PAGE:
**Faculty Advisor: Dr. Michael McDaniel, Mathematics****Funded by: Mohler-Thompson Summer Research Grant**

**Tchoukaillon CrossingsThomas Siebelink**

Tchoukaillon is a solitaire game that uses the sowing mechanism from game Mancala. Tchoukaillon’s board consists of a single row of bins. The goal is to sow all stones off the board to an end bin, called the Ruma, with the requirement that each sow ends in the Ruma. It is known for what arrangements of stones that Tchoukaillon can be won using a fairly simple strategy. We will study winning strategies when there are multiple rows to sow from and the rows cross at some bins or bins.

**Faculty Advisor: Dr. Joseph Spencer, Mathematics****Funded by: Mohler-Thompson Summer Research Grant**

### May 2019 - May 2020

**Monsky's Theorem and the Wallace-Simson Line in Non-Euclidean GeometryMorgan Nissen**

We will seek other counter-examples to Monsky's Theorem in hyperbolic geometry and we will seek the set of points from which an elliptic triangle has Wallace-Simson lines.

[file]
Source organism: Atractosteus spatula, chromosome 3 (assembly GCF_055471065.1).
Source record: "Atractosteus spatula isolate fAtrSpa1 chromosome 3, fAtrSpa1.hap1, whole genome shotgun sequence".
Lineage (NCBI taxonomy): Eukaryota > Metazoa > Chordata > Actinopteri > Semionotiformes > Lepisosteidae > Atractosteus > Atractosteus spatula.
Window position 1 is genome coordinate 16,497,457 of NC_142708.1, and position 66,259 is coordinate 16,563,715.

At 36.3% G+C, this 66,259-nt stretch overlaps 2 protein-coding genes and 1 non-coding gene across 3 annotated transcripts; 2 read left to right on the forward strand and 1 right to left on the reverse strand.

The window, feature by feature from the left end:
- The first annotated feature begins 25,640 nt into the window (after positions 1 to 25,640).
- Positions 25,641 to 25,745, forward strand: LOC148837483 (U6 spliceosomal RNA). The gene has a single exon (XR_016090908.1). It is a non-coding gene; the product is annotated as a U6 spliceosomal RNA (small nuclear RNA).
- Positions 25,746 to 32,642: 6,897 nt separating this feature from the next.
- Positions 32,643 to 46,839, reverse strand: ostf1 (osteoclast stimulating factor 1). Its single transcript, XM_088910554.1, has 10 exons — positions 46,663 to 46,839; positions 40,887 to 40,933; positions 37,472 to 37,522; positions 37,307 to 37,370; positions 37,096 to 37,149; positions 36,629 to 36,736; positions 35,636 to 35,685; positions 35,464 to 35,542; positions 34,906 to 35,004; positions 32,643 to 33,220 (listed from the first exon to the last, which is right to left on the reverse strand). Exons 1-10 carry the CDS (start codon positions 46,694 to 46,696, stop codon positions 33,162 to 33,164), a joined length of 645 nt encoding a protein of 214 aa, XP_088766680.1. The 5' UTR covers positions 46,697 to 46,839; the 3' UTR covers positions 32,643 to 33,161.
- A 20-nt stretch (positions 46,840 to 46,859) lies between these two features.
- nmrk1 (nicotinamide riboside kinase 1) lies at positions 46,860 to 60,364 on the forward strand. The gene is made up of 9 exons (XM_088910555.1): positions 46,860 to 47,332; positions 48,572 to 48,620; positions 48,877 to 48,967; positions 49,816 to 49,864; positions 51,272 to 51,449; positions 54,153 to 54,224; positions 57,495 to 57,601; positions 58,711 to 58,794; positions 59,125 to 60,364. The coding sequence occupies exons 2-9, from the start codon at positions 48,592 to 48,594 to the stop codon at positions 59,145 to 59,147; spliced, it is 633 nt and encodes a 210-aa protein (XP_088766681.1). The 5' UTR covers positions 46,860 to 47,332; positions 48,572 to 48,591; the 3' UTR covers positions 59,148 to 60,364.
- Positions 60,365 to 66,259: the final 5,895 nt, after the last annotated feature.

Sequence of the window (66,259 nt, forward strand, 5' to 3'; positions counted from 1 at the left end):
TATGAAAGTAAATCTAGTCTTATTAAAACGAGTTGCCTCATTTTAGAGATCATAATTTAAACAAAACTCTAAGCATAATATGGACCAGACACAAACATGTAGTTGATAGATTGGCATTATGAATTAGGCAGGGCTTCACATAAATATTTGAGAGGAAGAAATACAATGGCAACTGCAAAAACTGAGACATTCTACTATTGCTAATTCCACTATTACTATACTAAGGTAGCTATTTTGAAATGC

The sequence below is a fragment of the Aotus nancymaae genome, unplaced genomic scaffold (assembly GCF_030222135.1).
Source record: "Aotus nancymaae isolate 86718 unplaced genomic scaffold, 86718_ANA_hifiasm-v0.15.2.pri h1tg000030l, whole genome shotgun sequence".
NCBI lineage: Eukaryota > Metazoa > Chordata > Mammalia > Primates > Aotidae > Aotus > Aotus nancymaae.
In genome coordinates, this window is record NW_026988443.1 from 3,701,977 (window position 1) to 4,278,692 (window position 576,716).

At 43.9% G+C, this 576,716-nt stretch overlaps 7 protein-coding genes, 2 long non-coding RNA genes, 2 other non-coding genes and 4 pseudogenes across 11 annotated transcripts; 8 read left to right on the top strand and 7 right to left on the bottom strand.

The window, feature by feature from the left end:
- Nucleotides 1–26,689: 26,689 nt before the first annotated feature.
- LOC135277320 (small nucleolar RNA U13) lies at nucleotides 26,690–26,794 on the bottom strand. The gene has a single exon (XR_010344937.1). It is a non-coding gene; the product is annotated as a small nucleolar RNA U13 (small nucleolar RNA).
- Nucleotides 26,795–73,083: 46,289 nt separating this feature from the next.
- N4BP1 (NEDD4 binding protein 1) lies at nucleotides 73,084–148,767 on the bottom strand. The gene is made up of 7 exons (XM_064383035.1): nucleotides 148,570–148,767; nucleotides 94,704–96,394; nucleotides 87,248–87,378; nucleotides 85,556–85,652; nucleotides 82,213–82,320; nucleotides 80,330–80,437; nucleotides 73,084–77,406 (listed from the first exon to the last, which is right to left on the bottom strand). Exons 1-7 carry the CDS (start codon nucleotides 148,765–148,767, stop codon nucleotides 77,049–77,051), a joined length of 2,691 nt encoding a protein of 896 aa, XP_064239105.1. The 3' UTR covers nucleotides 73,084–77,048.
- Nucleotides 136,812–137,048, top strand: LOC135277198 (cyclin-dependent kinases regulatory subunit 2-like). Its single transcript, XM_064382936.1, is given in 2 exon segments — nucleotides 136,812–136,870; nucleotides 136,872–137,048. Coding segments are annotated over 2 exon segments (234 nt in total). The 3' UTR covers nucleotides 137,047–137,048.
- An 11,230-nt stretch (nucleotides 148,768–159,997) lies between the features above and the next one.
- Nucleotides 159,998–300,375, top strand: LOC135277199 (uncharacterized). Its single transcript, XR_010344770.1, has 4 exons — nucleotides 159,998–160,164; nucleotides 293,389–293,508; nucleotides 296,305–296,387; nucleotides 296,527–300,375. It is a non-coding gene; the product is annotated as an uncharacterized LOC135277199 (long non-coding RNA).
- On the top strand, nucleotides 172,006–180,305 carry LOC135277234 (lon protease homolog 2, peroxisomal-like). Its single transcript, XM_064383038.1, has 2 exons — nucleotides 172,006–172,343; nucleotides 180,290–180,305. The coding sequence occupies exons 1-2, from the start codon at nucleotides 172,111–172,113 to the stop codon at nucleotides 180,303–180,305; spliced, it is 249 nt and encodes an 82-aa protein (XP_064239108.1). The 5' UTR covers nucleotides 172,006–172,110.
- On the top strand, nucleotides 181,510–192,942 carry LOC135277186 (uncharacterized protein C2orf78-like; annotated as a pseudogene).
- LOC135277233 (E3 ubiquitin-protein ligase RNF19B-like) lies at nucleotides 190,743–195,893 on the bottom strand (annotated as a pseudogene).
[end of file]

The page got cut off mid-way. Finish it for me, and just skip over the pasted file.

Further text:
**Faculty Advisor: Dr. Michael McDaniel, Mathematics****Funded by: Mohler-Thompson Summer Research Grant**

**The Mathematics of Machine Learning AlgorithmsAnna Putnam**

We are creating, from scratch, an image recognition program using neural networks, basic programming, and calculus concepts. Our goal is to have a working program that can label images of oak leaves and maple leaves accurately, through exploring the mathematics of machine learning.

**Faculty Advisor: Dr. Joe Fox, Mathematics****Funded by: Mohler-Thompson Summer Research Grant**

### May 2018 - May 2019

**Acyclic orderings in citation networksAimee Judd**